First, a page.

Finally, we suggest that you tell your clients that if they do not wish to disclose mental health issues, that you can help with job applications, resumes, finding job leads, following up on applications, and so on. You could also ask if they would like to make their decision about disclosure on an employer-by-employer basis. For example, if you meet with an employer who seems interested in meeting someone from the supported employment program and has the jobs your client is interested in, your client may feel comfortable using disclosure in that situation.

Question: What tools are available to help transition from a day program / sheltered workshop / traditional vocational model to this model?

Answer: There are many tools and resources available at the Dartmouth website: http://www.dartmouth.edu/~ips/. In addition, an Implementation Kit for IPS programs may be purchased by selecting the tab that reads “Order Books and Materials.”

Question: How important is caseload size when working in supported employment?

Answer: Caseload size is very important. Programs should strive for caseloads of 20 or fewer. If that is not possible, then programs should attempt to have caseloads of no more than 25 (which would be the equivalent of a score of 4 on the fidelity scale).

Question: If we know that a job location has a very bad reputation for drugs, etc., and I have a client that has asked to work at that location what should I do?

Answer: You might share the information that you have so that your client can make an informed choice about where to work. If your client still wants to work in the area that has a bad reputation, talk to the person about plans for getting to and from work safely. You might also include a case manager or counselor in the support plan if drugs are a problem for your client.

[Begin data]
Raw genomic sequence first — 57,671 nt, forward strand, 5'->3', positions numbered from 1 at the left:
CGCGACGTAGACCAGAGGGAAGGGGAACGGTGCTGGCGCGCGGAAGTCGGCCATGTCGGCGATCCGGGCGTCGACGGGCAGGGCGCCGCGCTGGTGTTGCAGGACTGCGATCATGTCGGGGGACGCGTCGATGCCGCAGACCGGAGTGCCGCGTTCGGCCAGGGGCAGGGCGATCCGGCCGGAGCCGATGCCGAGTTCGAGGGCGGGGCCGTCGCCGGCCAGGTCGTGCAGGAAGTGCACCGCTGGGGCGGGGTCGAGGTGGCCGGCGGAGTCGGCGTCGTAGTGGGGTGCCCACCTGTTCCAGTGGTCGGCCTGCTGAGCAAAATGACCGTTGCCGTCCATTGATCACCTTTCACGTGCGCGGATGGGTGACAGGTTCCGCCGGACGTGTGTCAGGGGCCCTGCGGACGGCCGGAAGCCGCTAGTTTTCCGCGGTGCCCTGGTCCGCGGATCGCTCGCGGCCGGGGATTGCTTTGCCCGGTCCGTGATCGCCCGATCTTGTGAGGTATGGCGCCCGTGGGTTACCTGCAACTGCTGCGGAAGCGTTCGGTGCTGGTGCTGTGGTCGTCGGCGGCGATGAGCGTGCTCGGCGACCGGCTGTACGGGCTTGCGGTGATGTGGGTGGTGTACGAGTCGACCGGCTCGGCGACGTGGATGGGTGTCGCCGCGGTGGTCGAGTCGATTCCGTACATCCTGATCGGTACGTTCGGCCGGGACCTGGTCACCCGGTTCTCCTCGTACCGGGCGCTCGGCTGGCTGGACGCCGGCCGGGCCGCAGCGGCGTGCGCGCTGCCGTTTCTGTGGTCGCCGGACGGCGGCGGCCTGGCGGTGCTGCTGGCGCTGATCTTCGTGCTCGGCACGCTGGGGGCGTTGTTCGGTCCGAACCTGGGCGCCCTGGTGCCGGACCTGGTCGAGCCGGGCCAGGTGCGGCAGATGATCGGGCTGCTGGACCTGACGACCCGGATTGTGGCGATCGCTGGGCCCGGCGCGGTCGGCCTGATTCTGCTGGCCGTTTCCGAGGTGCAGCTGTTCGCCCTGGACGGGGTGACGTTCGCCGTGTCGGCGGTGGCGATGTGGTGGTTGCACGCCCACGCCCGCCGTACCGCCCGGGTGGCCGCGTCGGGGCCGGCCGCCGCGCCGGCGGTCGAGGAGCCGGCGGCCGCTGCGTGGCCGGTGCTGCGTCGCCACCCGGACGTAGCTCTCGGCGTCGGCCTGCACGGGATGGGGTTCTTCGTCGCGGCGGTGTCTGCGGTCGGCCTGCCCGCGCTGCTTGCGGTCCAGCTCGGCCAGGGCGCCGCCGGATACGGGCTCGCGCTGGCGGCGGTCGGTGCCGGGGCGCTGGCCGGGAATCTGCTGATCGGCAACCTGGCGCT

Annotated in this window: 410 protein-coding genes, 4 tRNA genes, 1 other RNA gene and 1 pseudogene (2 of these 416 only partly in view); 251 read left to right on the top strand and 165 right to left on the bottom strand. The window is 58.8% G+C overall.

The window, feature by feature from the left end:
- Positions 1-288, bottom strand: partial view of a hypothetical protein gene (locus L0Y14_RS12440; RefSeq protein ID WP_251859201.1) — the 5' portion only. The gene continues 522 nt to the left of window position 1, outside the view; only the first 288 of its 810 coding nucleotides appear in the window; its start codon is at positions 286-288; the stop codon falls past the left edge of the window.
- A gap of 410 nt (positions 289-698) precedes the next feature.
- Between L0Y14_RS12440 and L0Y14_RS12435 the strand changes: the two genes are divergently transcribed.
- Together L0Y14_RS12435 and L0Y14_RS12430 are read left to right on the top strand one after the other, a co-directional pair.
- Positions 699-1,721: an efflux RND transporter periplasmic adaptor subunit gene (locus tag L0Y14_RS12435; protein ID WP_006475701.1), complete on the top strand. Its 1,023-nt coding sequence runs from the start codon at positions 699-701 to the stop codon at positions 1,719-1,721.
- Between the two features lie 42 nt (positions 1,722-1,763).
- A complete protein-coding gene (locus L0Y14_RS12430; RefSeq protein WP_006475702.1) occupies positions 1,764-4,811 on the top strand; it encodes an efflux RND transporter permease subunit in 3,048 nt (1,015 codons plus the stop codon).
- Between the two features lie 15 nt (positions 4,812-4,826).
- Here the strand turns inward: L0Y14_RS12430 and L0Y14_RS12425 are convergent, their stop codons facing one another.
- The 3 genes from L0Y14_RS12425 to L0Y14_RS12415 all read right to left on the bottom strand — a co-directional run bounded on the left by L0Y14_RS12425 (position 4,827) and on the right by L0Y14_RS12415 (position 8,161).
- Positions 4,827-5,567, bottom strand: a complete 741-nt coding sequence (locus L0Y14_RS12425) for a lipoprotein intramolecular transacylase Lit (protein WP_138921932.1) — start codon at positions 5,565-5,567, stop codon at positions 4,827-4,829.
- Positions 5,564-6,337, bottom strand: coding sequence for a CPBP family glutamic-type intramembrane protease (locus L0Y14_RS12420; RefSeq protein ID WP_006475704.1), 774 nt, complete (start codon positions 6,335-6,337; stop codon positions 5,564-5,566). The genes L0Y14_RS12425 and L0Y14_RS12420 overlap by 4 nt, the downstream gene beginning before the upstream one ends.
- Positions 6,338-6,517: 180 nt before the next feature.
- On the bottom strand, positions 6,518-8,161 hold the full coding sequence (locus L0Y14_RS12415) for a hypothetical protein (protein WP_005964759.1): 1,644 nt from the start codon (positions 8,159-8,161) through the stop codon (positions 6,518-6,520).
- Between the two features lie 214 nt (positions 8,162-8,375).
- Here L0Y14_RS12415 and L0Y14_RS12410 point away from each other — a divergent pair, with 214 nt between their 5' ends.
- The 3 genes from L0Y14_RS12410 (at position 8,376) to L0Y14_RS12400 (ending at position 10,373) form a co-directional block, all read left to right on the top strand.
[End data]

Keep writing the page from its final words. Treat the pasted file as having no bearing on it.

Engagement

Question: Could you please clarify or point me in the direction re:  Dartmouth’s view re: job shadowing. I was just in a meeting with an employment specialist who suggested a job shadow.

Answer: If a person is not sure what type of work she would like to do, or would like to find out more about a particular company, going to visit a workplace for a few hours is definitely in keeping with the IPS approach. Some examples might be:
A person who hadn’t worked much in her life and didn’t know much about jobs. In this case, an employment specialist might ask her if she would be interested in visiting a few businesses to observe workers. They might talk for awhile first so that the employment specialist had a sense of the types of jobs that might interest the person, and then visit a few places that had those types of jobs.
A person who thought that she might be interested in working as an assistant in an optometrist’s office but didn’t know much about that type of work. The employment specialist could offer to set up an appointment to meet with an optometrist or an assistant to ask questions about the job and, if possible, observe the assistant at work for a few hours.